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Research Brief

Family members and friends are the primary source of long-term care for the elderly in the United States. There is little doubt about the significance and size of this informal, unpaid workforce — a recent study found that one in five adults provides regular care for an elderly relative or friend — but estimates of the costs of this care are out of date. And informal care is in no way "free." These caregivers are giving up valuable time, either from their jobs or from other potentially productive activities. So what is the annual price tag of this informal care?

New and unique data from the American Time Use Survey (ATUS) can help us answer this question. In 2011, the ATUS, which is conducted by the U.S. Census Bureau, began collecting precise information about the amount of time people spend each day helping elderly relatives and friends.

RAND researchers measured the opportunity costs — or forgone earnings — of informal elder care by assigning a monetary value to the time people spent providing this care. For employed caregivers, researchers used an hourly wage to calculate costs; for unemployed caregivers, they used an estimated hourly wage based on age, education, and gender. Their findings are as follows:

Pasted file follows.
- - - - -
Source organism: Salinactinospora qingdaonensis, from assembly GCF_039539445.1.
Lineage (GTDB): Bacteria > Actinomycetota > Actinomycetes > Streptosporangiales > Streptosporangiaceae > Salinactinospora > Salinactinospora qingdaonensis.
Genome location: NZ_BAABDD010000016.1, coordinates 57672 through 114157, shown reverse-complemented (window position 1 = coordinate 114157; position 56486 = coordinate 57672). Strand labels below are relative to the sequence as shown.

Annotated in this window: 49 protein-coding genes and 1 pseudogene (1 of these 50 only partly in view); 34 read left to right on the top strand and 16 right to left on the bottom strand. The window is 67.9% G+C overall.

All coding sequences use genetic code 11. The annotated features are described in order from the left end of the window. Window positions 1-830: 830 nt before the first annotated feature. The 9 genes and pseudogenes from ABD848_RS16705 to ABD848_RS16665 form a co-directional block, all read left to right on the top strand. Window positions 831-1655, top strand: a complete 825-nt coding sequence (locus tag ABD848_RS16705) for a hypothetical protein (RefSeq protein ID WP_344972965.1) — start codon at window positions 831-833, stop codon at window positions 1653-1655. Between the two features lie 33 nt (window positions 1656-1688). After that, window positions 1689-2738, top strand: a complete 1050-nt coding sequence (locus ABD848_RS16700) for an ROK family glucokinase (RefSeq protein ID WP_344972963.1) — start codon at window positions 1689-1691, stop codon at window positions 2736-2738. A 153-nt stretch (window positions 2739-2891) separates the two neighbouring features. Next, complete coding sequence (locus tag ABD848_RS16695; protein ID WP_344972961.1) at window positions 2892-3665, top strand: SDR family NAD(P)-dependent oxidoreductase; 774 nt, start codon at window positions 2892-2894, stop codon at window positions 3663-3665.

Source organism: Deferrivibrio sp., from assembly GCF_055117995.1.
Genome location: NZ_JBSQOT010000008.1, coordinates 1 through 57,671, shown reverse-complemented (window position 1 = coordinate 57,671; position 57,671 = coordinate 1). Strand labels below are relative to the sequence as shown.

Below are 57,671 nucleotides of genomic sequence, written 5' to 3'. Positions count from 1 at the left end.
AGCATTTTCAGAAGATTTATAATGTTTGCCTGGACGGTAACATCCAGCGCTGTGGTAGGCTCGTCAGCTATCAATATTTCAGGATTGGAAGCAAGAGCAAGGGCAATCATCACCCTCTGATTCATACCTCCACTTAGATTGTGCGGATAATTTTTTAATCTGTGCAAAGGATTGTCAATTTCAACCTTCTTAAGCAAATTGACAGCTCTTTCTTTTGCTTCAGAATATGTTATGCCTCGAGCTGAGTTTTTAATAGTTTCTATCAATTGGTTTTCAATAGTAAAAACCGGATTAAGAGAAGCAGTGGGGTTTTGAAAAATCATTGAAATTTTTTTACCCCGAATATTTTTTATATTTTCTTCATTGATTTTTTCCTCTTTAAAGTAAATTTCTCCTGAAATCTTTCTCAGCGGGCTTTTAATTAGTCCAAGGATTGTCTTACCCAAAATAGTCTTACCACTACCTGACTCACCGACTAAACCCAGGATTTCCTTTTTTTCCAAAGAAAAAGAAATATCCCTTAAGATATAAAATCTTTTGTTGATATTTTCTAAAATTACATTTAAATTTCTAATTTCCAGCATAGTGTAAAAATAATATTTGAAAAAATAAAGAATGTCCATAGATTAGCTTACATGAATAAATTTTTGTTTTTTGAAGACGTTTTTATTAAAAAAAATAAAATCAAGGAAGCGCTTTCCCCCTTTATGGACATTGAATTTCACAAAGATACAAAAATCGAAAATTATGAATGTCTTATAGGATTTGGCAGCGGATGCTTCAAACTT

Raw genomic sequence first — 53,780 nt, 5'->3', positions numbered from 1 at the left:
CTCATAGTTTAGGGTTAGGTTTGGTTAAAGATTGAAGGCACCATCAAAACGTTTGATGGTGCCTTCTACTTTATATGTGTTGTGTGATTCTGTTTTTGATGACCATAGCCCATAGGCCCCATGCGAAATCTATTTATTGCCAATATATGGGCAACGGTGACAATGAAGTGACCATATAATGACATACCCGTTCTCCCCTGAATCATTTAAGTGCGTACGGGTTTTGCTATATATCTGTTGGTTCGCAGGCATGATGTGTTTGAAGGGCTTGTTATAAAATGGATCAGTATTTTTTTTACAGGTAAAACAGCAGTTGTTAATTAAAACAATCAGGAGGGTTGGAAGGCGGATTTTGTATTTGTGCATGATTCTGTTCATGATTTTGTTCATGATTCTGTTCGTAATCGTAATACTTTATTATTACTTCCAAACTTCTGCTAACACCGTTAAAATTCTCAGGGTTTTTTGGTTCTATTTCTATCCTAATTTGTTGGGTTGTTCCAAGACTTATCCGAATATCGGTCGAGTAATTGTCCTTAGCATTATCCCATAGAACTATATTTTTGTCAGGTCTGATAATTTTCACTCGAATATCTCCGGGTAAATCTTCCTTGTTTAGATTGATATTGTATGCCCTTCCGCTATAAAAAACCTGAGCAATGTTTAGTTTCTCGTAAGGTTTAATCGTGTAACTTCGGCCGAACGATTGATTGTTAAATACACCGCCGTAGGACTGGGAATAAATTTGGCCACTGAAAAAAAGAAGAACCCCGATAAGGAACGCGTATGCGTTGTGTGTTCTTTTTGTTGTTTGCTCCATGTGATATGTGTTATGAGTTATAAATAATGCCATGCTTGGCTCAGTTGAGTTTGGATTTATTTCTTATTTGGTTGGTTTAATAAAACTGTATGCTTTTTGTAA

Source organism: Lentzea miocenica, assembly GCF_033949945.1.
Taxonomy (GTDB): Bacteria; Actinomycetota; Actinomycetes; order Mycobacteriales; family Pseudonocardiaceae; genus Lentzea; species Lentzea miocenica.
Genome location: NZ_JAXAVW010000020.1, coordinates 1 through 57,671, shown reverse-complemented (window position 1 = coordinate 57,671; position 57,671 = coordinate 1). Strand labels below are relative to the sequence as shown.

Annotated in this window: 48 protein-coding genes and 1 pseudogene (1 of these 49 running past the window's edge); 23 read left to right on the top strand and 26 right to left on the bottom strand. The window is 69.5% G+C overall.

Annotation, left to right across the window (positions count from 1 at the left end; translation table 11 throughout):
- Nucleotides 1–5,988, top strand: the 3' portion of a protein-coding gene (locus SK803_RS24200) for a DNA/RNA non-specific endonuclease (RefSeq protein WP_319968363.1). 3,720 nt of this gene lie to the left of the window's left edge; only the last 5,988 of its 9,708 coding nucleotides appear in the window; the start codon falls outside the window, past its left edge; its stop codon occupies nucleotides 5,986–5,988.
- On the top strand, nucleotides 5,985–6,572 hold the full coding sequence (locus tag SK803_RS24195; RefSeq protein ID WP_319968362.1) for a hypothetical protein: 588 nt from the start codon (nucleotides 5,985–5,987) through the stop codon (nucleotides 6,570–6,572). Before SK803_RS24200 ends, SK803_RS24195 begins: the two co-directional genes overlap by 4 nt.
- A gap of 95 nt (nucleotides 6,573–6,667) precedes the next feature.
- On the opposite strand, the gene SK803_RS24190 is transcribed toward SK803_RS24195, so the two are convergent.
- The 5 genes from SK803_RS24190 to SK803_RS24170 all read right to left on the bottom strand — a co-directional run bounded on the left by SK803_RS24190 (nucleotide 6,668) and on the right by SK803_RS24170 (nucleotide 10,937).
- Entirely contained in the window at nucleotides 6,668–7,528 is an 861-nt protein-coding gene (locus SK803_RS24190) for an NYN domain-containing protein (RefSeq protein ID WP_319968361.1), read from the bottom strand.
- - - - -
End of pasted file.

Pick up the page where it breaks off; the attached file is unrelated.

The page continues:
Costs of Informal Elder Care in the United States (billions of dollars per year)
Costs of Informal Elder Care in the United States (billions of dollars per year)
  • Americans spend over 30 billion hours each year providing informal care for elderly people, at an annual cost of $522 billion.
  • Adults under the age of 65 provide the most care — 22.3 billion hours each year. Because their wages are generally higher than those of older caregivers, this group accounts for most of the costs as well — $412 billion annually.
  • Replacing informal care with unskilled care at minimum wage would cost $221 billion per year; replacing it with skilled nursing care would cost $642 billion per year (see the figure).

Informal caregiving is a significant economic burden in the United States, especially for working adults. Findings from this study underscore the need for workplace flexibility policies that provide paid time off for caregivers, as well as the potential value of Medicaid's Cash and Counseling program, which gives elderly Americans a budget for their caretaking needs. Because informal care is cheaper, on the whole, than skilled care, paying family members rather than skilled nursing caregivers would be less costly to society.

This report is part of the RAND research brief series. RAND research briefs present policy-oriented summaries of individual published, peer-reviewed documents or of a body of published work.

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